10/25/2011 12:38 pm ET Updated Dec 31, 2011

The Journey East (PHOTOS)

It's autumn in the very east of Germany, just along the border with Poland. The train is a small regional, stopping in every town. They are generally picturesque, with small houses in the quaint German style, with a town center. The area seems not much changed since reunification.

This is a region where lignite (aka brown coal) is mined, and I have photographed it from the air, so I know that just beyond the nice houses and young trees are gaping gashes in the earth from which this execrable power source is extracted. The mist over the fields is so ethereal, and I so tired, everything seems dreamlike. The train stations get a little more decrepit as we go along, the towns with names like Wellmutz, Guben, and Coschen. Time seems to have stayed on the train here and not booted this region into the twenty-first century. But I must disembark to meet a press person from the conglomerate that mines the coal and burns it to produce electricity. Just as the region seems stuck in a bygone time, so do we, with our acquiescent complicity in the use of this dinosaur muck to power our televisions while the storms batter our doors and windows. But we can't bother to look away from the glowing eye that comforts, entertains, and urges conformity.

The Journey East
The Journey East

She (the press person) is very nice and proceeds to guide me on a tour of the power plant - I, who am so easily hypnotized by the magic of engineering, even that which is killing us. I scurry around and try to create two dimensional graphics that convey the wondrous monstrosity surrounding me, but of course success eludes. My docent tells me things that I know are not true, but I don't challenge her, too much work to be done, and I know it's futile. I know she is conveying to me what she believes, what she has been told. Because she is smart enough to know that living next to a point source emitter of 348 kilos of evaporated mercury is a bad idea. But I have looked at the environmental agency reports on the plant, so I know the numbers. And when she tells me that they bury the ash in the exhausted mine area, but not to worry, it's just sand, I don't bother to ask about all of the arsenic.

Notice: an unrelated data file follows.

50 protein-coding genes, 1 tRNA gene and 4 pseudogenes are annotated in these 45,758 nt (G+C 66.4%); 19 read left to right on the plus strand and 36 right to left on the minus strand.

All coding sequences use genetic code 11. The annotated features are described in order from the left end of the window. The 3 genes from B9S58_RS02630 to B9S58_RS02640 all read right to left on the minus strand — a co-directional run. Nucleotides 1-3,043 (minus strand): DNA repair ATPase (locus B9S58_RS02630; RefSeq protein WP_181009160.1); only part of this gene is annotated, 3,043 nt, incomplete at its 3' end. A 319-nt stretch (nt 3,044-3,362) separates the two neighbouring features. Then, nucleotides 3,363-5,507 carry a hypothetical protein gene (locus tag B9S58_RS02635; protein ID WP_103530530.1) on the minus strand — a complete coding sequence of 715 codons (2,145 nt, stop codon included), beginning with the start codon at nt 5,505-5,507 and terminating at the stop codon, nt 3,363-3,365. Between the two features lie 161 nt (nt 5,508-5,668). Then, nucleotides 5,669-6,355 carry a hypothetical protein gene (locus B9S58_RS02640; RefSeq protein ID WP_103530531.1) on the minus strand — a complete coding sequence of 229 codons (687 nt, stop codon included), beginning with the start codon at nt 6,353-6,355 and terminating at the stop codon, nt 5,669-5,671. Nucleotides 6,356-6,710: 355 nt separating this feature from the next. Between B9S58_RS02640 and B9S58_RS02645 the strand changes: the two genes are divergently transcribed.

Photographers can't escape their medium-inherent roles as witness. Even a Rayogram, that most disconnected of the photographic observations is a testament to a time and place. The perceived dichotomy between a photograph as reportage or art is a false one. All photographs are reportage. Someone made a conscious decision to capture a precise scene of their choosing on photosensitive medium and reproduce it for others to see. Some of these arbitrary crops of time and place have more meaning than others. The ones that transcend the sum of their parts and convey something more to the viewer can be called art, or possibly pretense.
There is a degree to which the subject is irrelevant in every photograph. All that matters is the graphic image presented to the viewer for interpretation. Possibly, separation from the subject is preferable, as that makes the photograph more of an object of its own. How distant seem the days when digital reproduction, or image manipulation were taboo. Increasingly, in the photography world, only the two dimensional object on the wall has importance, relation to the subject is only distracting. Just as we, the viewers, are disconnected from the impacts of our indulgences on distant people and places, perhaps we don't want too much meaning in our art... just enough to match the couch, thank you.

To see more great photography visit HuffPost Exposure.